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Is there a name for a function which is like $f(x)=-\log(-\log(x))$ where $0<x<1$?

Or, is there any name for this function $g(x)=x+\log(\frac{1}{x})$ where $0<x$?

Exchanging $x=-\log k$ in $g(x)$ gives $f(k)$ and I would like to know about those functions any deeper, but I am having trouble searching about them. If there are any specific name or related function that I can search for, I will be very glad to know.

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Your first function corresponds to the inverse of the standard cumulative Gumbel distribution and occurs in extreme value statistics. In statistics, the inverse of a cumulative distribution is also called a quantile function. So, that makes it the standard Gumbel quantile function.

Other than that, I cannot see a use for devoting special attention to this function, in any case not at the analysis level, as it is just a composite function and the interesting function from that point of view is just the logarithm.

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this function completely depends on the base which we are taking for -log(x) because log is defined for positive values $$ -\log(x) > 0 $$ $$ \log(x) < 0 $$ as x lies between 0 to 1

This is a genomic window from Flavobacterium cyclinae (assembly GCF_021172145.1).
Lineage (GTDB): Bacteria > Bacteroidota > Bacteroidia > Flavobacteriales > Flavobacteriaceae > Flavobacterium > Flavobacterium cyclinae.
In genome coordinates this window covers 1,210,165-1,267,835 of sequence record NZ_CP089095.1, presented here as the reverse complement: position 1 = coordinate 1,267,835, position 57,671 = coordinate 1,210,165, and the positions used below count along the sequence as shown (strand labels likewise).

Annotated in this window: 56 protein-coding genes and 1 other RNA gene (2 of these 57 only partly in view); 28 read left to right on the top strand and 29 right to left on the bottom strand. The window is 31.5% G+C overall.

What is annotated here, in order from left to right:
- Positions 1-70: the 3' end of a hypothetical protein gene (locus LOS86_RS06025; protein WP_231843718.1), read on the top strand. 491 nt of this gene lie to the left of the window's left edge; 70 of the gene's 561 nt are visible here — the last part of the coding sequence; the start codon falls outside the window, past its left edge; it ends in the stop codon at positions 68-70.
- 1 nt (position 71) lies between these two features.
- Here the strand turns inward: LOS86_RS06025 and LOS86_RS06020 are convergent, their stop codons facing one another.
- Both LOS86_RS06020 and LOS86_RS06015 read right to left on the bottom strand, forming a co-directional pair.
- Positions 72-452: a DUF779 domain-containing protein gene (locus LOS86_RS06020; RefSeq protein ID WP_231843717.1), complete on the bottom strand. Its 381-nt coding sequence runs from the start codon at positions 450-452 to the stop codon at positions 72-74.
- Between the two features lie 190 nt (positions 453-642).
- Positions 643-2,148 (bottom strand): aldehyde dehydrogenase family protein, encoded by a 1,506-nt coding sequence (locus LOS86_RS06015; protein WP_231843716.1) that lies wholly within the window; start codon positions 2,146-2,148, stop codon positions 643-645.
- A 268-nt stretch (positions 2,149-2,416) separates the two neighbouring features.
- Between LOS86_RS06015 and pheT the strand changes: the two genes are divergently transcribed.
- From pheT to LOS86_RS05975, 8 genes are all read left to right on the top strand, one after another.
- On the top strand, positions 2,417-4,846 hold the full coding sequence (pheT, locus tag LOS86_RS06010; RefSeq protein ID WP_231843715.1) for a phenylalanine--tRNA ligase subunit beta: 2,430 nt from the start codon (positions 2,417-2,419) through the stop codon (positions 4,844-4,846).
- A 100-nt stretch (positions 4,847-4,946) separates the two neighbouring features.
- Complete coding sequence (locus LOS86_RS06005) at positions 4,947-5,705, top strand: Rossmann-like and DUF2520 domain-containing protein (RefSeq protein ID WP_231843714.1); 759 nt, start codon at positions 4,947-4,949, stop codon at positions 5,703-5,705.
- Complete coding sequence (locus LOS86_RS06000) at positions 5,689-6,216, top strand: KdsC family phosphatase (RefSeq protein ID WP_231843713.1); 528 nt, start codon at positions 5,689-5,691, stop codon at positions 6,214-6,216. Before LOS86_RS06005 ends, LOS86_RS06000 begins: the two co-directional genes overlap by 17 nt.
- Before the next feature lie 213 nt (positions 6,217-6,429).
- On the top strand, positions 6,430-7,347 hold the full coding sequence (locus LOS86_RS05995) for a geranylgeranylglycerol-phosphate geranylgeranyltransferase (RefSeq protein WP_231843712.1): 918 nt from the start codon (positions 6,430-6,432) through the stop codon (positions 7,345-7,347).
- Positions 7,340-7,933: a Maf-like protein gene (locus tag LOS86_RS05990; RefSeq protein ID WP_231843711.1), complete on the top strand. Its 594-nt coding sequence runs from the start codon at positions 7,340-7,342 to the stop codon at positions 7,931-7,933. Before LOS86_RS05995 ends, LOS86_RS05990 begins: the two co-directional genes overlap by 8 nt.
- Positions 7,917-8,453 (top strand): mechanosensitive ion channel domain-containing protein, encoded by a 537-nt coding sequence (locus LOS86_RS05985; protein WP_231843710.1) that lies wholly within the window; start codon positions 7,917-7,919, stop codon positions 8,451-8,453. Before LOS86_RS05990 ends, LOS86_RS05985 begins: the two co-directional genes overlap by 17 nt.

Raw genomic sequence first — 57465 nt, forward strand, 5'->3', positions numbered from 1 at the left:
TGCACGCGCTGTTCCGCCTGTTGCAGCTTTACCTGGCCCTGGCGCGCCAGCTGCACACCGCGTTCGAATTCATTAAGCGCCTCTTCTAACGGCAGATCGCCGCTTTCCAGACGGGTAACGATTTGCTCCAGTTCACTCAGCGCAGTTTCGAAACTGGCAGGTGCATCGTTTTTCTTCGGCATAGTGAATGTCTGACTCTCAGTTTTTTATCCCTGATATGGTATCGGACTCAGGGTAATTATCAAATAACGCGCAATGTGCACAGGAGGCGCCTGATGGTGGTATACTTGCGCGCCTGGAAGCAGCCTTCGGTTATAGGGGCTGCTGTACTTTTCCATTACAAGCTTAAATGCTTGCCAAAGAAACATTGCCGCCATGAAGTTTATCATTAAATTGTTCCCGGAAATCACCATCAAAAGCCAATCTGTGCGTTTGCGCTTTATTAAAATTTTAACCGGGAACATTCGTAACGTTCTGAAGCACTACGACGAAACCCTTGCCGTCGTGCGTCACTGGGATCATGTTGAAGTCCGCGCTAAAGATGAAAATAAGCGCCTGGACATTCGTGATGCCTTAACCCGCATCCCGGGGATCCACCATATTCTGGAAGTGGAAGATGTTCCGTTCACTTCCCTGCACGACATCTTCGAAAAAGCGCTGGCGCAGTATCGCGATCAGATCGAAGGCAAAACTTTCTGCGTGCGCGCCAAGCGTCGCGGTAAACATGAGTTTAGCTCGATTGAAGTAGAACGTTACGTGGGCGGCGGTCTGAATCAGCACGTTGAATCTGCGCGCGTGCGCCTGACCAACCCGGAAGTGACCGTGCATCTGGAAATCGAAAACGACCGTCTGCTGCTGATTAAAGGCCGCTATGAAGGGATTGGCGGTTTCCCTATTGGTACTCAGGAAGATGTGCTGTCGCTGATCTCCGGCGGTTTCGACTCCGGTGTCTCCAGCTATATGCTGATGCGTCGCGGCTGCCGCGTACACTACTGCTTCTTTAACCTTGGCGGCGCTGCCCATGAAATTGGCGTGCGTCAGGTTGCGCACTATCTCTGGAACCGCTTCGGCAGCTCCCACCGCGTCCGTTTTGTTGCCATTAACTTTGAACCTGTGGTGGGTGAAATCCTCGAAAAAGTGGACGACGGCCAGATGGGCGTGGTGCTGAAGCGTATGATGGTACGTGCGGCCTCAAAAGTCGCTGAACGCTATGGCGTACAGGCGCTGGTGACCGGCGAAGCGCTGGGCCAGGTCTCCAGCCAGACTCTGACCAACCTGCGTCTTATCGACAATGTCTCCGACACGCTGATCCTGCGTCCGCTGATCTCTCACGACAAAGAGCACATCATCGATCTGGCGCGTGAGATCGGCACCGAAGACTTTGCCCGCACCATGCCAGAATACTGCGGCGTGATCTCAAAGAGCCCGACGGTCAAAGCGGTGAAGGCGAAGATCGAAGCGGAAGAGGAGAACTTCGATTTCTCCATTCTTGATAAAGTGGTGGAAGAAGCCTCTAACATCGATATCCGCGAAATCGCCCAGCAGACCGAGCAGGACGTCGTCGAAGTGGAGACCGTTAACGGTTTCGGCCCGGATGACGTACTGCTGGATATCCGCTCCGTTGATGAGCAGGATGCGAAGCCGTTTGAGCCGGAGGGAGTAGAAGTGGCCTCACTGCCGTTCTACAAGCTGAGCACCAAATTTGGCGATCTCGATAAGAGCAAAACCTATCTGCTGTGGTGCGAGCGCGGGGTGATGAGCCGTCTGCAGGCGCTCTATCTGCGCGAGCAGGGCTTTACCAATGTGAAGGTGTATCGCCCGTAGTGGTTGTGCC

then base of $\log(x)$ should lie between 1 to infinity(1 not included) this is true only when it is not mentioned that base is 'e'

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    $\begingroup$ When it's not specified $\log = \ln$ $\endgroup$ Jul 2, 2023 at 15:40
  • $\begingroup$ @julio_es_sui_glace In my half-century of reading and working in various flavors of science and engineering, log was assumed to be base 10 and ln was natural log. Of course this is Math SE and that makes a difference - if no base is given, it is assumed to be $e$ no matter how log is spelled. I added a note at the top of the answer to try to address this. There may be something here of value to future readers. $\endgroup$
    – uhoh
    Jul 3, 2023 at 4:04
  • $\begingroup$ I agree with you, but I think it is quite common for the Anglo-Saxon math community tu use $\log$ instead of $\ln$. For me it was also the base $10$ log but I got used to it… Informaticians tend to use $\log$ as well since they only need it up to proportionality and for basis decomposition. $\endgroup$ Jul 3, 2023 at 8:27
  • $\begingroup$ ok i understood your point , i am learning how to use math SE so i dont know what exactly to do $\endgroup$ Jul 3, 2023 at 13:46

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